“The high number of chargebacks has landed the defendants in VISA’s and MasterCard’s chargeback monitoring programs, resulted in millions of dollars in fines for excessive chargebacks, and prevented the defendants from getting access to the credit card and debit card billing systems using their own names,” the FTC said.

“To keep the scam going, the defendants tricked banks into giving them continued access to these billing systems by creating 51 shell companies with figurehead officers, and by providing the banks with phony ‘clean’ versions of their websites.”

Like ASD’s Andy Bowdoin, Johnson denies wrongdoing.

Making Sense Of It All

Today the PP Blog offers a two-word term, contexts in which we believe the term applies and proposed definitions as a means of educating the public by describing a complex process of organized, international theft and reducing it to its essence. Understanding how online schemes proliferate — and the emotions they trade on and “scam signals” they send — may help consumers protect themselves from the fraudsters.

fraud creep [frawd kreep]

1. Principal definition: The tendency of a web-based financial crime undetected by law enforcement to expand across the Internet until it achieves critical mass, reaches the limits of a criminal organization’s ability to manage and forces investigators to respond. Such a crime may creep (advance slowly) to ultimately create thousands or even tens of thousands of victims globally.

2. Associated definition: A criminal business model (fraud-creep enterprise) that includes a suggestion of exceptional earnings and generous recruiting commissions and the use of tailored messages that appeal to greed, envy, despair or anger. A fraud-creep enterprise also may be characterized by images of wholesome or enticing amenities designed to attract prospects to an illicit scheme whose purpose is hidden or undisclosed.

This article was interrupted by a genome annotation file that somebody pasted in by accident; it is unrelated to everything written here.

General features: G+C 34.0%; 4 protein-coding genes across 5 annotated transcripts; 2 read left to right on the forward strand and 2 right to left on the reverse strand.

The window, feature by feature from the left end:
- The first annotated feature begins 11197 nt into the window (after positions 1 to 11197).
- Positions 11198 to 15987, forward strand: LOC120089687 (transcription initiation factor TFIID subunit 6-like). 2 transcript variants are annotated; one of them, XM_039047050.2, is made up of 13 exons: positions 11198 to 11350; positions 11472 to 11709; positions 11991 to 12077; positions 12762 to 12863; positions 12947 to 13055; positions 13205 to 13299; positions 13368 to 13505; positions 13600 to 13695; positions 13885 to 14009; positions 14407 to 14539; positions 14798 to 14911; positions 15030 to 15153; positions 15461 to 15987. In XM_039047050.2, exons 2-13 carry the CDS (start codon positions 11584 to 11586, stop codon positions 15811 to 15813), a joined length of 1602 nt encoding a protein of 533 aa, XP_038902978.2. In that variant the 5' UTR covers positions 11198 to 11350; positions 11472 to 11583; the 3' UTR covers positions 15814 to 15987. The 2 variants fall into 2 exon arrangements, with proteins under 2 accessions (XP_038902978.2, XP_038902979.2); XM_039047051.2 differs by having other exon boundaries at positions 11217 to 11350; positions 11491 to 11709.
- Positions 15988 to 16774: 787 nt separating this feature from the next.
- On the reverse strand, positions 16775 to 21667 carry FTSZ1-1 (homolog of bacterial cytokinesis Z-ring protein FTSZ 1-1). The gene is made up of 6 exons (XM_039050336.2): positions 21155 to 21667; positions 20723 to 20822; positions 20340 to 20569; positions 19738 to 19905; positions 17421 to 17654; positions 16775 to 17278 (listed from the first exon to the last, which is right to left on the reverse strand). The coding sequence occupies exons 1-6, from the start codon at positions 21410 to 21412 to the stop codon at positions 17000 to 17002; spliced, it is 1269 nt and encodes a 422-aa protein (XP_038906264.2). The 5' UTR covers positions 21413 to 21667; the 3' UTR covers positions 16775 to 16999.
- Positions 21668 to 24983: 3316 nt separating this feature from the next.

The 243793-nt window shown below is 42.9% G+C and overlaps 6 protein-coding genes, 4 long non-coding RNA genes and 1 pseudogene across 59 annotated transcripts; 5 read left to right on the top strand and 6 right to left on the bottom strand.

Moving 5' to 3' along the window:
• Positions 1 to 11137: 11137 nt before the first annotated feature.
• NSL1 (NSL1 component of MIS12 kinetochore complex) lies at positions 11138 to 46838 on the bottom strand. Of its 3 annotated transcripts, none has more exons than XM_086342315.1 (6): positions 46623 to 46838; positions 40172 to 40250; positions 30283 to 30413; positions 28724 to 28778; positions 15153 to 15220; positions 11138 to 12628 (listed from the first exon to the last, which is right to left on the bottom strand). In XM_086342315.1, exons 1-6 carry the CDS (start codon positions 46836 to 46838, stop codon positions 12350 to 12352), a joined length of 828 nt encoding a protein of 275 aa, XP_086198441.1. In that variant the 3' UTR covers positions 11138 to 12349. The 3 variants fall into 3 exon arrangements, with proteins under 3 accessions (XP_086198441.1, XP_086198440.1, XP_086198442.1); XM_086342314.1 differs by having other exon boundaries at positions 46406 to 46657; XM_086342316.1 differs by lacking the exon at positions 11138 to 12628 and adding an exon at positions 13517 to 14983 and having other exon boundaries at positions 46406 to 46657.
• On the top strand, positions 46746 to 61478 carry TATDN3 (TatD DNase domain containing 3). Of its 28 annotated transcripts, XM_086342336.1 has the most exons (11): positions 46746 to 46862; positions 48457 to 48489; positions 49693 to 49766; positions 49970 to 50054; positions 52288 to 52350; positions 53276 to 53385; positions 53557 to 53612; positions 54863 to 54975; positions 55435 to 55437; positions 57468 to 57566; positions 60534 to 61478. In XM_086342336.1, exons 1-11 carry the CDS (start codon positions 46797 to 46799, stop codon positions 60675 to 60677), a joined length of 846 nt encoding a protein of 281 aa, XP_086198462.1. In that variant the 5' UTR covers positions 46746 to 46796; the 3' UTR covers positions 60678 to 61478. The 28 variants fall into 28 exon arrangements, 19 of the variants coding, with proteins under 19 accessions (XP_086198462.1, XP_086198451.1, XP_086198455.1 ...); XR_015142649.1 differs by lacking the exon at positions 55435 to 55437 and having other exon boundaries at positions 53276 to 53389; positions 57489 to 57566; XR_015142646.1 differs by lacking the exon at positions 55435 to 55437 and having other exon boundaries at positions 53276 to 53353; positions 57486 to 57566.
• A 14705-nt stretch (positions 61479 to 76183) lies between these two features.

3. Associated definition: A form of deceit (fraud-creep plan) employed by hucksters, particularly on the Internet, characterized by efforts to popularize an illicit pursuit by withholding critical information and demonizing market regulators. Profits are reaped by tapping into disillusionment and despair and creating a bogeyman or figure of blame to rationalize participation in a dubious or illegal enterprise. The bogeyman or figure of blame often may be the government, a branch of government, a law-enforcement or regulatory agency or government employee.

4. Associated definition: A particular instance of such deceit in which an appeal is made to recruit holders of a particular political philosophy into a scam. Politicians and other public figures may be demonized in this form of fraud creep, which may include vicious name-calling or passive-aggressive slime. Images of success may be juxtaposed against images of people or entities cast as barriers to success. This form of fraud creep also may be accompanied by an effort to create marketplace sympathy and to sanitize and expand a fraud scheme by suggesting evil forces are seeking to prevent investors and eager entrepreneurs from creating wealth by erecting barriers or denying them access to the marketplace.